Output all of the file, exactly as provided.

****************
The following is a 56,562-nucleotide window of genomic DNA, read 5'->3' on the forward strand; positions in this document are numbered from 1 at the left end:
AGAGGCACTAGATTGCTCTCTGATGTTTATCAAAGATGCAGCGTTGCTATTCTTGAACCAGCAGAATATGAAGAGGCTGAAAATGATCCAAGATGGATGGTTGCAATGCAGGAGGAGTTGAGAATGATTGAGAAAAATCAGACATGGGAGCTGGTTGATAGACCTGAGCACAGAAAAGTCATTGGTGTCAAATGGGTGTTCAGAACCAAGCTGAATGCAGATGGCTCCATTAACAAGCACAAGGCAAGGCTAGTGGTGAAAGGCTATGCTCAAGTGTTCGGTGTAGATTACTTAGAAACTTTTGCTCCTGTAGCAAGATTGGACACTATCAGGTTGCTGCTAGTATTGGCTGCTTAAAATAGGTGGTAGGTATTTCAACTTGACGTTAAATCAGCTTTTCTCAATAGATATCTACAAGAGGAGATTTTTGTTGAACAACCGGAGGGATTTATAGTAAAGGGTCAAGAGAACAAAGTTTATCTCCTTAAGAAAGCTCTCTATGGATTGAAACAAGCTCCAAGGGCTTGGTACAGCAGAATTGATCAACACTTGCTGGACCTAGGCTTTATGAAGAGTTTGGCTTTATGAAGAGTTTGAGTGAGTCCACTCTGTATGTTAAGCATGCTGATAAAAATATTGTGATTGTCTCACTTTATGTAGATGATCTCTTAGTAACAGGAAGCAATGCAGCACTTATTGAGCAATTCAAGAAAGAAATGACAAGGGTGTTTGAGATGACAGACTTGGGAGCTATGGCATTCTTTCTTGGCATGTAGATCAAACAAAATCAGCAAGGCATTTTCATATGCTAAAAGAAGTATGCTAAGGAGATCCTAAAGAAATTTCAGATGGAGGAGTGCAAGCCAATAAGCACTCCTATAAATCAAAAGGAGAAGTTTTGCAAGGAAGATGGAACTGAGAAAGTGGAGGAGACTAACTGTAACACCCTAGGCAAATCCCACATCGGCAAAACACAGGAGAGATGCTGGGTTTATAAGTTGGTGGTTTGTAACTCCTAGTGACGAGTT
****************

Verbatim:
The following is a 56,562-nucleotide window of genomic DNA, read 5'->3' on the forward strand; positions in this document are numbered from 1 at the left end:
AGAGGCACTAGATTGCTCTCTGATGTTTATCAAAGATGCAGCGTTGCTATTCTTGAACCAGCAGAATATGAAGAGGCTGAAAATGATCCAAGATGGATGGTTGCAATGCAGGAGGAGTTGAGAATGATTGAGAAAAATCAGACATGGGAGCTGGTTGATAGACCTGAGCACAGAAAAGTCATTGGTGTCAAATGGGTGTTCAGAACCAAGCTGAATGCAGATGGCTCCATTAACAAGCACAAGGCAAGGCTAGTGGTGAAAGGCTATGCTCAAGTGTTCGGTGTAGATTACTTAGAAACTTTTGCTCCTGTAGCAAGATTGGACACTATCAGGTTGCTGCTAGTATTGGCTGCTTAAAATAGGTGGTAGGTATTTCAACTTGACGTTAAATCAGCTTTTCTCAATAGATATCTACAAGAGGAGATTTTTGTTGAACAACCGGAGGGATTTATAGTAAAGGGTCAAGAGAACAAAGTTTATCTCCTTAAGAAAGCTCTCTATGGATTGAAACAAGCTCCAAGGGCTTGGTACAGCAGAATTGATCAACACTTGCTGGACCTAGGCTTTATGAAGAGTTTGGCTTTATGAAGAGTTTGAGTGAGTCCACTCTGTATGTTAAGCATGCTGATAAAAATATTGTGATTGTCTCACTTTATGTAGATGATCTCTTAGTAACAGGAAGCAATGCAGCACTTATTGAGCAATTCAAGAAAGAAATGACAAGGGTGTTTGAGATGACAGACTTGGGAGCTATGGCATTCTTTCTTGGCATGTAGATCAAACAAAATCAGCAAGGCATTTTCATATGCTAAAAGAAGTATGCTAAGGAGATCCTAAAGAAATTTCAGATGGAGGAGTGCAAGCCAATAAGCACTCCTATAAATCAAAAGGAGAAGTTTTGCAAGGAAGATGGAACTGAGAAAGTGGAGGAGACTAACTGTAACACCCTAGGCAAATCCCACATCGGCAAAACACAGGAGAGATGCTGGGTTTATAAGTTGGTGGTTTGTAACTCCTAGTGACGAGTT